To summarize the analysis, we first compared the association of mortality with SIRS ≥2 and qSOFA ≥2 using OR. Later, we divided the patient visits at the ED into 10 classes to investigate the trend of OR of SIRS ≥2 and qSOFA ≥2 across varying initial risk. The results obtained from OR analysis provided contradictory behavior for sensitivity and specificity of SIRS and qSOFA. Therefore, instead of considering SIRS or qSOFA score, we used SIRS and qSOFA variables to estimate the probability of risk using modeling approaches.
The percentages of missing data for SIRS and qSOFA variables were as follows: white blood cell count (37%), Glasgow Coma Scale (30%), heart rate (26%), blood pressure (14%), temperature (7%), and respiratory rate (3%). To manage the problem of missing values in clinical variables, multivariate imputation by chained equations (MICE) was used [18].

III. Results

1. Population Characteristics

Table 3 compares demographic, geographic, and clinical characteristics of non-expired and expired encounters. The mortality rate for ED encounters was 14%, with a median age of 75 years (interquartile range [IQR], 60–83 years) and 50.4% male. In comparison, the non-expired group had a median age of 65 years (IQR, 52–78 years) and was 48.7% male. The Mood's median test [19] showed a significant difference in median age between the groups, with age increasing mortality risk. Using 95% CI of OR, we found that gender, hospital location, and census region were significantly associated with mortality. The results showed that males were at higher risk than females (OR = 1.07; 95% CI, 1.01–1.10), and encounters at urban hospitals had lower levels of risk than rural hospitals (OR = 0.77; 95% CI, 0.75–0.80). Similarly, we compared the association of mortality with hospital census region and found encounters in the Midwest and West to have lower risk for mortality, while those in the Northeast and South had higher risk.
Table 3 also shows the association of individual variables of SIRS and qSOFA with mortality. For the qSOFA, each criterion showed a positive association with mortality: blood pressure (OR = 2.00; 95% CI, 1.94–2.08), Glasgow Coma Scale (OR = 2.96; 95% CI, 2.87–3.06), and respiratory rate (OR = 1.66; 95% CI, 1.61–1.72). Whereas, for SIRS, heart rate (OR = 1.09; 95% CI, 1.05–1.12), respiratory rate (OR = 1.67; 95% CI, 1.62–1.72), and white blood cell (OR = 1.04; 95% CI, 1.01–1.07) were associated with a higher risk of mortality. While respiratory rate had the smallest association with mortality among qSOFA criteria, it had the largest association among SIRS criteria. The association of the SIRS criterion of body temperature (<36℃ or >38℃) with mortality (OR = 0.84; 95% CI, 0.80–0.87) was counterintuitive as it suggests that high or low body temperature reduces the risk of mortality.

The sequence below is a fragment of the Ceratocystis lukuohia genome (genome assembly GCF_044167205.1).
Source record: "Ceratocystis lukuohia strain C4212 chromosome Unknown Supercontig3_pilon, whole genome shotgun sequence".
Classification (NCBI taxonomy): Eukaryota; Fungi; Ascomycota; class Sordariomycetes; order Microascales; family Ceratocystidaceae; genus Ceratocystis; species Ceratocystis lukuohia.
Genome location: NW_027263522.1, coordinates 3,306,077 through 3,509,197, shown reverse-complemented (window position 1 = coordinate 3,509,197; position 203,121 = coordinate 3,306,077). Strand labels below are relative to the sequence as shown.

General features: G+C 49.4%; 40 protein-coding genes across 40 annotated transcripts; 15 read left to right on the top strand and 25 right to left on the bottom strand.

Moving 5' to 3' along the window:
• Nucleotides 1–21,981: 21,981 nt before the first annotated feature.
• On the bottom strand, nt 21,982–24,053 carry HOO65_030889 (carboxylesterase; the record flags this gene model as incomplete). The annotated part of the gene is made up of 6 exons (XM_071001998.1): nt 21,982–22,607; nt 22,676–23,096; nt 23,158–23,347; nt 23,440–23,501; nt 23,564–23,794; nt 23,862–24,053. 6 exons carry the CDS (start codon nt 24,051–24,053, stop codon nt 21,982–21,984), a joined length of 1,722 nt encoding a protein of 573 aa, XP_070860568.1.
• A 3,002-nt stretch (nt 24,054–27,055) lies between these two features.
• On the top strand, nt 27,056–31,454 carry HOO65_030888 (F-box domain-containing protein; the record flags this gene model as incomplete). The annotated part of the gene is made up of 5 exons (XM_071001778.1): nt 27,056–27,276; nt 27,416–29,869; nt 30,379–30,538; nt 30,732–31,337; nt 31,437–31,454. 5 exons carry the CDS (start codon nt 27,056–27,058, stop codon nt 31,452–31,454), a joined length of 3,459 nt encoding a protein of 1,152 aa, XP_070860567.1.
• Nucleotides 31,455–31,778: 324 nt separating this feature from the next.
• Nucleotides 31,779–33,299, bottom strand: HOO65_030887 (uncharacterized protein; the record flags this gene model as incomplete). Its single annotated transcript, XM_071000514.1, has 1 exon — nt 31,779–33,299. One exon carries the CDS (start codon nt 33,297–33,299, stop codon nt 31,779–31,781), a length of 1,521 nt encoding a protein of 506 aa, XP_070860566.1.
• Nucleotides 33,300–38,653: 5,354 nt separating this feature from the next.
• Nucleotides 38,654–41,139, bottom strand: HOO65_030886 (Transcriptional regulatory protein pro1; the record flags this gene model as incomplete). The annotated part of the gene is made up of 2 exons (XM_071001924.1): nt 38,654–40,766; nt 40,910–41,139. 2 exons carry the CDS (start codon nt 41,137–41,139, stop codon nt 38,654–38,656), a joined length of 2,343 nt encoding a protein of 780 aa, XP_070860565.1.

Figure 2 shows the distribution of encounters by SIRS and qSOFA scores. There were 23,260 (17.5%) encounters that met the qSOFA criteria for mortality risk (qSOFA ≥2), whereas 80,015 (39.7%) encounters met the definition of (SIRS ≥2). Figure 3 shows the distribution of mortality for the SIRS and qSOFA scores, with rates markedly increasing across qSOFA scores compared to the relatively uniform distribution of SIRS scores. For qSOFA scores, mortality rates were 40.1% for the highest possible score of 3 and 8% for a score of 0. In contrast, for SIRS scores, mortality rates were 18.9% for the highest possible score of 4 and 11.3% with a score of 0.

2. Comparison of Prognostic Accuracy of SIRS and qSOFA Scores Using OR

Confusion matrices for both SIRS and qSOFA are shown in Table 4. Both SIRS and qSOFA were significantly associated with mortality. The association was considerably stronger for qSOFA ≥2 (OR = 3.06; 95% CI, 2.96–3.17) than for SIRS ≥2 (OR = 1.22; 95% CI, 1.18–1.26). The classification accuracy, sensitivity, and specificity for qSOFA were 0.78, 0.35, and 0.85, respectively. The same performance parameters for SIRS were 0.44, 0.64, and 0.40, respectively. Using the cutoff of ≥2 for both measures, the qSOFA outperformed SIRS on accuracy and specificity, but demonstrated lower sensitivity.
Figure 4 compares the association of SIRS and qSOFA with mortality over deciles of baseline risk. The deciles of patients were derived from baseline variables and multivariate logistic regression. For each decile, the OR for qSOFA score (≥2 vs. <2) was greater than for SIRS score (≥2 vs. <2). The OR of qSOFA ranged from 4.3 among those in the lowest baseline risk decile to 2.4 among those in the highest decile, while ORs for SIRS across deciles were more or less constant.

3. Comparison of Prognostic Accuracy of SIRS and qSOFA Using Modeling Approach